Some words come only in plural. Here’s a list of some of them in English. This phenomenon is called plurale tantum. For example, “scissors” or “jeans”. In Polish it’s the same. There’s no door but rather “doors” — drzwi. Same with “birthday”, urodziny, or with holidays, ferie, a phenomenon that also appears in German (ferien), or skrzypce, “violin”. There’s many examples, can you come up with some?
What happens when you want to say “two doors”? You can say that — you just have to choose the correct “two” to use. In these cases, it will be the collective two: dwoje drzwi, dwoje skrzypiec (with the genitive, because the collective form always takes genitive).
There’s also singulare tantum, for terms only appearing in singular. Like “information”, “news” or “milk”. Often these are uncountable nouns. A typical mistake among Spanish-speaking people is to use “news” as a countable noun, “I have two news” — that’s because in Spanish, noticia is countable. In Polish, wiadamość is also countable.
Sometimes a word can be used both in both singular or plural, but then the meaning is different. In Spanish (at least in some regions) the plural lentes means “glasses”, but the singular lente means lens. Conversely, you typically say gente, “people”, but you can say gentes, “peoples” in some specific contexts — similarly (but not quite) as in English. (For another fun example to compare English/Spanish, consider “water(s)”/agua(s)). In Polish, glasses (lentes) are okulary, which are also plurale tantum. A lens (lente) is soczewka — which has appeared in this blog before.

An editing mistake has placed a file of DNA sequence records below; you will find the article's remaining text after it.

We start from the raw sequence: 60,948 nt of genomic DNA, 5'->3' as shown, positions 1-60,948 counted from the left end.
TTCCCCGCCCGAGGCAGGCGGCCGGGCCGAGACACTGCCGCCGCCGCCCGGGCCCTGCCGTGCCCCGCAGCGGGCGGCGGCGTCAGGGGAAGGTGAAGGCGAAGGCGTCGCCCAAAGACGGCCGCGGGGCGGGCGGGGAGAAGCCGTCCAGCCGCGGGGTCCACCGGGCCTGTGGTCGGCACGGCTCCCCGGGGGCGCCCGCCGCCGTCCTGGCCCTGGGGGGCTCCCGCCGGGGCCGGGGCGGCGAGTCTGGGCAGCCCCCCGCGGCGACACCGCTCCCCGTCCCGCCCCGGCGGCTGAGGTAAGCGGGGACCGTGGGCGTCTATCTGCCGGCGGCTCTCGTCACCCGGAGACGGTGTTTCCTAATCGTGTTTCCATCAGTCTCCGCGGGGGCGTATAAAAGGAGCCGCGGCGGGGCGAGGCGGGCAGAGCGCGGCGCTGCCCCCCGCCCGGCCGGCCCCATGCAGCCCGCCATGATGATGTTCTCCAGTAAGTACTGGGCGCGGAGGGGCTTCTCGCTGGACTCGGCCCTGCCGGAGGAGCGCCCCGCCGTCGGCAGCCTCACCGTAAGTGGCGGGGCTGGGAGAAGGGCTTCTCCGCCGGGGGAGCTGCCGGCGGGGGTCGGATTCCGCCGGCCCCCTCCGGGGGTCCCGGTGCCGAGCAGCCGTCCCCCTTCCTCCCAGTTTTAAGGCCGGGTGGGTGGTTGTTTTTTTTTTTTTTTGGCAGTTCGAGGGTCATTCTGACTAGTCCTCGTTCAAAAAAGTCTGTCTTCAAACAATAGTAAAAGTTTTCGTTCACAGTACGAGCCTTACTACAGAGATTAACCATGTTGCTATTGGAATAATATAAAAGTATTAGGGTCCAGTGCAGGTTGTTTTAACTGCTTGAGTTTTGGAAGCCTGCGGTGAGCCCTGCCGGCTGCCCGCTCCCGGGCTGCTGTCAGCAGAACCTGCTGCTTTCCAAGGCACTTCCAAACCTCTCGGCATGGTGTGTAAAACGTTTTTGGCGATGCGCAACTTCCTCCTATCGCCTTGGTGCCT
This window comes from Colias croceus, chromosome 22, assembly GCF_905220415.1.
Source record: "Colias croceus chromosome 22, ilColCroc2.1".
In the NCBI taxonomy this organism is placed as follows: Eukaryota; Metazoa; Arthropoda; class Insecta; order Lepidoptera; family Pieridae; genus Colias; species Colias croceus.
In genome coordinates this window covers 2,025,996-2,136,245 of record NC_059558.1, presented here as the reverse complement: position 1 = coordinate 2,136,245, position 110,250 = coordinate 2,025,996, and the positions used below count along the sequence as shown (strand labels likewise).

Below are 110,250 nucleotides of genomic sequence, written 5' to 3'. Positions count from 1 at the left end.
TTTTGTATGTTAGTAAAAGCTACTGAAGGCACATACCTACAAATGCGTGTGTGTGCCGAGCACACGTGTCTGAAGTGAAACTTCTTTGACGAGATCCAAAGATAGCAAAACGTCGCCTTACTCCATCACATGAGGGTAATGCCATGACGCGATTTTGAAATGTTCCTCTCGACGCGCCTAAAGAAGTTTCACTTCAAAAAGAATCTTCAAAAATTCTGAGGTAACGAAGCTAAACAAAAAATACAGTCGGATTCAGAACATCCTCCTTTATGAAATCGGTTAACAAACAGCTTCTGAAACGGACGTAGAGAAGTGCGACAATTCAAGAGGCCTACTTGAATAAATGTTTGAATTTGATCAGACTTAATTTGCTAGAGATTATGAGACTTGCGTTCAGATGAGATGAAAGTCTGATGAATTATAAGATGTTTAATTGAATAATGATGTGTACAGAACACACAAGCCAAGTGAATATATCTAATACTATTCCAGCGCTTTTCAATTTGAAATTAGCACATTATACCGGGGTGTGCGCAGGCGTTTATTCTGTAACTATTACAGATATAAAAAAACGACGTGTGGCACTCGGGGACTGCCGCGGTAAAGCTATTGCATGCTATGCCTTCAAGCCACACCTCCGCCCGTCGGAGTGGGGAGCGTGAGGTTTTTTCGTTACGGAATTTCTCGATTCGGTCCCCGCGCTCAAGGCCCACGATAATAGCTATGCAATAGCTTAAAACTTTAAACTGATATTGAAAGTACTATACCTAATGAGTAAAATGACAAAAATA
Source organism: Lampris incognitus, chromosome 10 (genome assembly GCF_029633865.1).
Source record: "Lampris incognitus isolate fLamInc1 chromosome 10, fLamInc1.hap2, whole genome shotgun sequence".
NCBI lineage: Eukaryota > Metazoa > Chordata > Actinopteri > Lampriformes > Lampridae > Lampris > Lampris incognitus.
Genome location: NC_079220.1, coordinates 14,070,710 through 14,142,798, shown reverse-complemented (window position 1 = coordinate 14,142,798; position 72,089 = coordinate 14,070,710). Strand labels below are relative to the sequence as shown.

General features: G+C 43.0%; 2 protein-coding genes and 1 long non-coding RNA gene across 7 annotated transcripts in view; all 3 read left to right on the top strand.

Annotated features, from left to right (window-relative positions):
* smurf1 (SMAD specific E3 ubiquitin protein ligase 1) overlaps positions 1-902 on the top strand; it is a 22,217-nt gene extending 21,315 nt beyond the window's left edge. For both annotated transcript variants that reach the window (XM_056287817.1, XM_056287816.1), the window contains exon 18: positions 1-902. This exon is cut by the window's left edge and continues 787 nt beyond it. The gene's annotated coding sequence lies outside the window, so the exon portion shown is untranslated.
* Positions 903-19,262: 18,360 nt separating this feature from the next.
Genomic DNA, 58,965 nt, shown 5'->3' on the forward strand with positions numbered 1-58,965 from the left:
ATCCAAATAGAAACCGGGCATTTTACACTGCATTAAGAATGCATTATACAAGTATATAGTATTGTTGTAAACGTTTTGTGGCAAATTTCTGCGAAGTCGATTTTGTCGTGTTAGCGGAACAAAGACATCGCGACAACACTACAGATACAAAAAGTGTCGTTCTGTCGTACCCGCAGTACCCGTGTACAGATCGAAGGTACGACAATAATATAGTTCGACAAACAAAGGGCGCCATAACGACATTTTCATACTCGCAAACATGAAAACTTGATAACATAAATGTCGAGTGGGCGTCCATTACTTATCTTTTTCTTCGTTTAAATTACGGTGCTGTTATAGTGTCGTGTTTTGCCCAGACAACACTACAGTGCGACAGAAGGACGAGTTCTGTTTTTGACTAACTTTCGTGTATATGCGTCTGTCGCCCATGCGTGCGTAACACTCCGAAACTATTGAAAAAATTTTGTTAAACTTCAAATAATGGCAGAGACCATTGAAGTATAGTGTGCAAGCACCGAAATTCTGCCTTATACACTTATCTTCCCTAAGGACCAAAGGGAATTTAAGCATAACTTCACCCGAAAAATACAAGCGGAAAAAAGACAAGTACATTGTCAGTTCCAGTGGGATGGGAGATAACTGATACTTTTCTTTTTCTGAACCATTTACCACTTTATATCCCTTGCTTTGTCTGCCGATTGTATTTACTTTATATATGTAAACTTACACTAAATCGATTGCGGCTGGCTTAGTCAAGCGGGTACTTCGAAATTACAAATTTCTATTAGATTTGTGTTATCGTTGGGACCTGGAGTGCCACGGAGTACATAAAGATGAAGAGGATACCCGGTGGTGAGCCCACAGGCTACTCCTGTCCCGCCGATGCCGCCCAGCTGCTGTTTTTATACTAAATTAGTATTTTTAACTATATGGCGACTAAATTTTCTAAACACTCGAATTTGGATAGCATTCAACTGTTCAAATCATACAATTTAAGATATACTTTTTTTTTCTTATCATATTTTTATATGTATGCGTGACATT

We see that sometimes the plurale/singulare tantum carries across European languages, but sometimes not quite. Here’s a phenomenon that doesn’t happen in Spanish or English because of the lack of cases. If I want to decline a word, I need to know its gender, which in the case of plural it’s divided between “male” and “not-male” (the only distinction in plural). It’s often not obvious. You just have to know it. In the case of names of locations which occur in plural, it can even confuse native speakers. Should I say człowiek z Borków or człowiek z Borek, to mean “a person from Borki”? (It’s Borków.) I got this example of a book I got not long ago and of which I’m very proud: Etymological dictionary of cities and boroughs in the People’s Republic of Poland.